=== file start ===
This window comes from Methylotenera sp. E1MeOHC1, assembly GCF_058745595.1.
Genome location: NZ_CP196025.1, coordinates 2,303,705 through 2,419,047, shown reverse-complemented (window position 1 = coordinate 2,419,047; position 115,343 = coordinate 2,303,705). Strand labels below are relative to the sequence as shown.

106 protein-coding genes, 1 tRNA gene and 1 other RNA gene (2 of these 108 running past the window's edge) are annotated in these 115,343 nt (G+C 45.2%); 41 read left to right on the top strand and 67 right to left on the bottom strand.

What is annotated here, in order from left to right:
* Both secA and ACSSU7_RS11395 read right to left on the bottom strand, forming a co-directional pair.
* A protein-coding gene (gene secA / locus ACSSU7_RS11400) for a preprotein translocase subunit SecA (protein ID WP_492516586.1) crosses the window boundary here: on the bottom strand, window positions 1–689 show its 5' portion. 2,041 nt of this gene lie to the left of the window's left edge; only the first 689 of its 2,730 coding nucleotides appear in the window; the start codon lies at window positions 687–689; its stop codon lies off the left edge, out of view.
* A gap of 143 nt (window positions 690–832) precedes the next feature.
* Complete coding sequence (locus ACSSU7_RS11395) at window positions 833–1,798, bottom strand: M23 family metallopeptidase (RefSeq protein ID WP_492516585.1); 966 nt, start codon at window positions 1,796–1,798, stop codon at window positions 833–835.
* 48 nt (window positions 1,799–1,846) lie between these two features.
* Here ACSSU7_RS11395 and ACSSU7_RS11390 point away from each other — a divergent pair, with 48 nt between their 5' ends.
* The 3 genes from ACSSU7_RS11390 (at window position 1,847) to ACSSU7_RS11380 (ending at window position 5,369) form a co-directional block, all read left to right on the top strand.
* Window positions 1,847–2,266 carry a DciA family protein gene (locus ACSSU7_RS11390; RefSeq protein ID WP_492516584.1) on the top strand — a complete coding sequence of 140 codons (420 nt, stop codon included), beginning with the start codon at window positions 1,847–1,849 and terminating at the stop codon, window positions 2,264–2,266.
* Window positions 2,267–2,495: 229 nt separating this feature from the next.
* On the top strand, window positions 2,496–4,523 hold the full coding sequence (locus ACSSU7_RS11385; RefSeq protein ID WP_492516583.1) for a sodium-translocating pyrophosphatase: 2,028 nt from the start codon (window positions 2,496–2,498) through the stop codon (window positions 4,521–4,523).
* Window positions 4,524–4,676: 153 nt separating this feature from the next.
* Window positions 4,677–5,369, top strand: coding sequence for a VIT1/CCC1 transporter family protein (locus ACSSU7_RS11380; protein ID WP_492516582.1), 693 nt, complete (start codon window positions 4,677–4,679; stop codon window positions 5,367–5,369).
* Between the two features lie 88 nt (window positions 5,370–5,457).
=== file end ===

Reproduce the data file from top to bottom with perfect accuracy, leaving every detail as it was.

This window comes from Methylotenera sp. E1MeOHC1, assembly GCF_058745595.1.
Genome location: NZ_CP196025.1, coordinates 2,303,705 through 2,419,047, shown reverse-complemented (window position 1 = coordinate 2,419,047; position 115,343 = coordinate 2,303,705). Strand labels below are relative to the sequence as shown.

106 protein-coding genes, 1 tRNA gene and 1 other RNA gene (2 of these 108 running past the window's edge) are annotated in these 115,343 nt (G+C 45.2%); 41 read left to right on the top strand and 67 right to left on the bottom strand.

What is annotated here, in order from left to right:
* Both secA and ACSSU7_RS11395 read right to left on the bottom strand, forming a co-directional pair.
* A protein-coding gene (gene secA / locus ACSSU7_RS11400) for a preprotein translocase subunit SecA (protein ID WP_492516586.1) crosses the window boundary here: on the bottom strand, window positions 1–689 show its 5' portion. 2,041 nt of this gene lie to the left of the window's left edge; only the first 689 of its 2,730 coding nucleotides appear in the window; the start codon lies at window positions 687–689; its stop codon lies off the left edge, out of view.
* A gap of 143 nt (window positions 690–832) precedes the next feature.
* Complete coding sequence (locus ACSSU7_RS11395) at window positions 833–1,798, bottom strand: M23 family metallopeptidase (RefSeq protein ID WP_492516585.1); 966 nt, start codon at window positions 1,796–1,798, stop codon at window positions 833–835.
* 48 nt (window positions 1,799–1,846) lie between these two features.
* Here ACSSU7_RS11395 and ACSSU7_RS11390 point away from each other — a divergent pair, with 48 nt between their 5' ends.
* The 3 genes from ACSSU7_RS11390 (at window position 1,847) to ACSSU7_RS11380 (ending at window position 5,369) form a co-directional block, all read left to right on the top strand.
* Window positions 1,847–2,266 carry a DciA family protein gene (locus ACSSU7_RS11390; RefSeq protein ID WP_492516584.1) on the top strand — a complete coding sequence of 140 codons (420 nt, stop codon included), beginning with the start codon at window positions 1,847–1,849 and terminating at the stop codon, window positions 2,264–2,266.
* Window positions 2,267–2,495: 229 nt separating this feature from the next.
* On the top strand, window positions 2,496–4,523 hold the full coding sequence (locus ACSSU7_RS11385; RefSeq protein ID WP_492516583.1) for a sodium-translocating pyrophosphatase: 2,028 nt from the start codon (window positions 2,496–2,498) through the stop codon (window positions 4,521–4,523).
* Window positions 4,524–4,676: 153 nt separating this feature from the next.
* Window positions 4,677–5,369, top strand: coding sequence for a VIT1/CCC1 transporter family protein (locus ACSSU7_RS11380; protein ID WP_492516582.1), 693 nt, complete (start codon window positions 4,677–4,679; stop codon window positions 5,367–5,369).
* Between the two features lie 88 nt (window positions 5,370–5,457).